My research interests are broad and include digital media, Peircean semiotics; material, visual and digital culture; film analysis; and the design and analysis of crossmedia/transmedia experiences. My current research involves transmedia storytelling analysis and complexity of transmedia experiences.
International Research Projects
2017-2018 Research Member of the international project “Mapping Mediatized Controversies: Socio-political Online Social Networks Crossings Before and During the 2018 FIFA World Cup” led by Federal University of Minas Gerais, Brazil. External Funding: CNPq.
2013-2015 Coordinator of the international research project between National Research University Higher School of Economics, Russia and Federal University of Minas Gerais, Brazil: “Russia-Brazil Major Sport Events: Social Commotion in Global Media.” Internal and External Funding: HSE, UFMG, Fapemig.
2015 Research Member of the international project “From the Knowledge of Media to the Mediatization of Knowledge” led by the European Humanities University, in Vilnius, Lithuania. External Funding: Open Society Foundations.
2009-2010 Coordinator of the international collaboration project between Virginia Commonwealth University in Qatar and Fudan University, China: 2010 World Expo Shanghai. Internal Funding: VCUQatar.
Analytical considerations around the development of transmedia projects are evolving, but are still widely open probably because transmedia storytelling is a relatively new and elusive subject that does not have yet its own specific methods and methodology of analysis. Moreover, transmedia projects are complex phenomena involving multiple dimensions, such as narrative, cultural context, marketing, business models, and legal framework. Currently, the usual approach gives place to methodologically separate analytical perspectives related to some of these dimensions. Scholars and media professionals have been applying different methodological approaches and methods to better understand the structure behind transmedia storytelling. Usually the methodologies of analysis used to address transmedia projects vary from semiotics (several kinds of semiotics), narratology, sociology, and ethnography to economics, marketing, branding and so forth. The methods incorporate quantitative and qualitative analyses and can be based on interviews, comparative studies, narrative analyses and documentary research, for instance.Indeed, a plurality of perspectives could be included in an analytical approach interested in understanding a transmedia narrative as a whole. The emphasis of my research relies on the essential features of the design process behind transmedia projects aiming to support the analytic needs of transmedia designers.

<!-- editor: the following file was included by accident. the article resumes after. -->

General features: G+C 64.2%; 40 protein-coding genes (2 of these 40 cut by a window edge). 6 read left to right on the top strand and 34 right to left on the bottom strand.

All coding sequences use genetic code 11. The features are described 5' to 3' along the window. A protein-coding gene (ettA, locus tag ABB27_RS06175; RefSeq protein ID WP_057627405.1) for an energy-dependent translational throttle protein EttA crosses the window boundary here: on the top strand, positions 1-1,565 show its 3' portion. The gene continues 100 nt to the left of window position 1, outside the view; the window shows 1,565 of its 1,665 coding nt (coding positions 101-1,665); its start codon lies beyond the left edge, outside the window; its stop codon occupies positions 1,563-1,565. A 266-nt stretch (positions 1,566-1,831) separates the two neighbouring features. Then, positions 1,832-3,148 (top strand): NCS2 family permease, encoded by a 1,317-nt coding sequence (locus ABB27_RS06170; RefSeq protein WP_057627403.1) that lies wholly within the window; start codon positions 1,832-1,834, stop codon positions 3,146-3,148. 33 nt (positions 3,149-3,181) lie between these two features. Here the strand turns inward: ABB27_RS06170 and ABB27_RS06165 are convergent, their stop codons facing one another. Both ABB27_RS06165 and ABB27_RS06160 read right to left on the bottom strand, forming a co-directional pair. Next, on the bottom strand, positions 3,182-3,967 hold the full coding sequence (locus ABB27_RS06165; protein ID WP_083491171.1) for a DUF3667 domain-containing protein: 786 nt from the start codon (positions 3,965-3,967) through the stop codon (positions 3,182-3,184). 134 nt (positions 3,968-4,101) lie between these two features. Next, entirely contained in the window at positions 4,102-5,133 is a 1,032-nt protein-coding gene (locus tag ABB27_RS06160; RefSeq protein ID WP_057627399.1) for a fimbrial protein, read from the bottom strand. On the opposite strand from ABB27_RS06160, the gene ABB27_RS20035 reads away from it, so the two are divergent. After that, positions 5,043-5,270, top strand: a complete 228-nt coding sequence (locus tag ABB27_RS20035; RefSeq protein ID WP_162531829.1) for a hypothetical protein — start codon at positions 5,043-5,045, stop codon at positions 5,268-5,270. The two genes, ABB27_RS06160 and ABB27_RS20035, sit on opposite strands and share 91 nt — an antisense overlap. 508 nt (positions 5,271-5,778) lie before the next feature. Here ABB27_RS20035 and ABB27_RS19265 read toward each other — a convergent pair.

My postdoctoral research in Film Studies and Semiotics at Concordia University, Talking Objects: Methodology for Film Analysis, analyzes daily objects as signs in films. Objects of everyday life acquire several functions in films: they can be solely used as scene objects or to support a particular film style. Other objects are specially chosen to translate the characters’ interior or the directors’ aesthetic or ethical commitment to narrative concepts. In order to understand such functions and commitments, I analyze Canadian films by focusing on various objects through the context of my own systematical methodology, based on Peircean Semiotics (theory of signs). The development of that methodology involves Cinema, Semiotics and Design, as well as incorporating the point of views of other disciplines, such as Cultural Studies, Psychology and Sociology in approaching film inquiry.